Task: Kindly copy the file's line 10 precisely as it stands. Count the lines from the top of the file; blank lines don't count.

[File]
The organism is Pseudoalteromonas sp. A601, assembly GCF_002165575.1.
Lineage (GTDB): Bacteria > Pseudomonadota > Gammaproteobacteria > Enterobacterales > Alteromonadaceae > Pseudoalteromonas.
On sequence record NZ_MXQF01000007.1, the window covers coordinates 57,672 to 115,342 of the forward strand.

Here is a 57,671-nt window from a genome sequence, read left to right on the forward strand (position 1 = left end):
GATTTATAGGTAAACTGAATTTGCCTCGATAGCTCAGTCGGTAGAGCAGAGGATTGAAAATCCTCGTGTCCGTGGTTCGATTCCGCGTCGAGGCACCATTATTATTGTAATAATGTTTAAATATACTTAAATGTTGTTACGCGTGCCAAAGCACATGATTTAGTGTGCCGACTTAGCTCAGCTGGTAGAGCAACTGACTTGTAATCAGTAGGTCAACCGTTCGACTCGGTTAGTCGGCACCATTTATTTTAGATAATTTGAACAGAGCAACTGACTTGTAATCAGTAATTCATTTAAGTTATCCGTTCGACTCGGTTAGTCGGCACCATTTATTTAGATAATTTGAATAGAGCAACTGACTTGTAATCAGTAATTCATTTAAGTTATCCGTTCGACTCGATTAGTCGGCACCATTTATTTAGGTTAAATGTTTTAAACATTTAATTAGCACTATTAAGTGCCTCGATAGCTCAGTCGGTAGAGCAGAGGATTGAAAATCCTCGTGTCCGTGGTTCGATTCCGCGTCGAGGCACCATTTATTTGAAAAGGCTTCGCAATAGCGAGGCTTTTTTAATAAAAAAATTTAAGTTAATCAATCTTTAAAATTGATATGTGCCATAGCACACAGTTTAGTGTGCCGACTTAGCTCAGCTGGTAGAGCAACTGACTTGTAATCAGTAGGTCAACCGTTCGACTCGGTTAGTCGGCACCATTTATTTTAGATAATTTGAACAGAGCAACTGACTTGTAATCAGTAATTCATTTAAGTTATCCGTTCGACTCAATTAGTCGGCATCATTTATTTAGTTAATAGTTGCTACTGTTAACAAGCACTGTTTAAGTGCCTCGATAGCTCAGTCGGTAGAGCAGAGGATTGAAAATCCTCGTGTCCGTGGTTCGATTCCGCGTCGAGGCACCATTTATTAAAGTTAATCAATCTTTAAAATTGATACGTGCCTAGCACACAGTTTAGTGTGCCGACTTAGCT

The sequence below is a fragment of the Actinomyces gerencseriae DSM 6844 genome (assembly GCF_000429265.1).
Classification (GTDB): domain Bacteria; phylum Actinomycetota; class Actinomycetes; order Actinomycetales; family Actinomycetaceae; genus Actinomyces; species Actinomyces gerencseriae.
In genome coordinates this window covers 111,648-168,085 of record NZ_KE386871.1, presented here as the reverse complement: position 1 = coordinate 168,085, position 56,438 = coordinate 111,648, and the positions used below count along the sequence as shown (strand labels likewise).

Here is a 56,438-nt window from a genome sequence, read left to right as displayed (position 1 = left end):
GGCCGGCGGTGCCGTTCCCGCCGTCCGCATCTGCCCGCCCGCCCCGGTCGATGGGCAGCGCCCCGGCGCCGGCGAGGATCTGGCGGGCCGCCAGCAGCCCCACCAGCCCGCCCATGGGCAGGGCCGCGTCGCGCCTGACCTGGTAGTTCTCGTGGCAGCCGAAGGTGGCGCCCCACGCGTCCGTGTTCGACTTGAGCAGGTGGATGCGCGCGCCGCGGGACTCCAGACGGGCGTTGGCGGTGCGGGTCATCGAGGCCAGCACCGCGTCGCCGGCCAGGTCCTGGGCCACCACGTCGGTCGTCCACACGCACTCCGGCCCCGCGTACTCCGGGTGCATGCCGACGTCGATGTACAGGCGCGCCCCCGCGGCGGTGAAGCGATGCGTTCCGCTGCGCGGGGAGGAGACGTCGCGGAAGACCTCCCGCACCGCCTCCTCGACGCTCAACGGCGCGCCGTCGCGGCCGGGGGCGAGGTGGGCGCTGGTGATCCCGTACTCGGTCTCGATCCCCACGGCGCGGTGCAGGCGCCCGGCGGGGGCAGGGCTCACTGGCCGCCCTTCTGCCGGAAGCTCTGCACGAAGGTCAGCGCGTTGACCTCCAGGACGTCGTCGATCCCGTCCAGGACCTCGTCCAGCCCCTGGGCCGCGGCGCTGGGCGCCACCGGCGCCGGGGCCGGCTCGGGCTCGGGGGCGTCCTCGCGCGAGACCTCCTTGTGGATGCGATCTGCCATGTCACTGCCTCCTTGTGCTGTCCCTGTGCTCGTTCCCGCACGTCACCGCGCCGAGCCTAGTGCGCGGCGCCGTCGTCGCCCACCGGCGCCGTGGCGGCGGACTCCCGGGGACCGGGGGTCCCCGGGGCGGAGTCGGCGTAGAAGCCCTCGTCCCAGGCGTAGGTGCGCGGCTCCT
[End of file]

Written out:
GGCCGGCGGTGCCGTTCCCGCCGTCCGCATCTGCCCGCCCGCCCCGGTCGATGGGCAGCGCCCCGGCGCCGGCGAGGATCTGGCGGGCCGCCAGCAGCCCCACCAGCCCGCCCATGGGCAGGGCCGCGTCGCGCCTGACCTGGTAGTTCTCGTGGCAGCCGAAGGTGGCGCCCCACGCGTCCGTGTTCGACTTGAGCAGGTGGATGCGCGCGCCGCGGGACTCCAGACGGGCGTTGGCGGTGCGGGTCATCGAGGCCAGCACCGCGTCGCCGGCCAGGTCCTGGGCCACCACGTCGGTCGTCCACACGCACTCCGGCCCCGCGTACTCCGGGTGCATGCCGACGTCGATGTACAGGCGCGCCCCCGCGGCGGTGAAGCGATGCGTTCCGCTGCGCGGGGAGGAGACGTCGCGGAAGACCTCCCGCACCGCCTCCTCGACGCTCAACGGCGCGCCGTCGCGGCCGGGGGCGAGGTGGGCGCTGGTGATCCCGTACTCGGTCTCGATCCCCACGGCGCGGTGCAGGCGCCCGGCGGGGGCAGGGCTCACTGGCCGCCCTTCTGCCGGAAGCTCTGCACGAAGGTCAGCGCGTTGACCTCCAGGACGTCGTCGATCCCGTCCAGGACCTCGTCCAGCCCCTGGGCCGCGGCGCTGGGCGCCACCGGCGCCGGGGCCGGCTCGGGCTCGGGGGCGTCCTCGCGCGAGACCTCCTTGTGGATGCGATCTGCCATGTCACTGCCTCCTTGTGCTGTCCCTGTGCTCGTTCCCGCACGTCACCGCGCCGAGCCTAGTGCGCGGCGCCGTCGTCGCCCACCGGCGCCGTGGCGGCGGACTCCCGGGGACCGGGGGTCCCCGGGGCGGAGTCGGCGTAGAAGCCCTCGTCCCAGGCGTAGGTGCGCGGCTCCT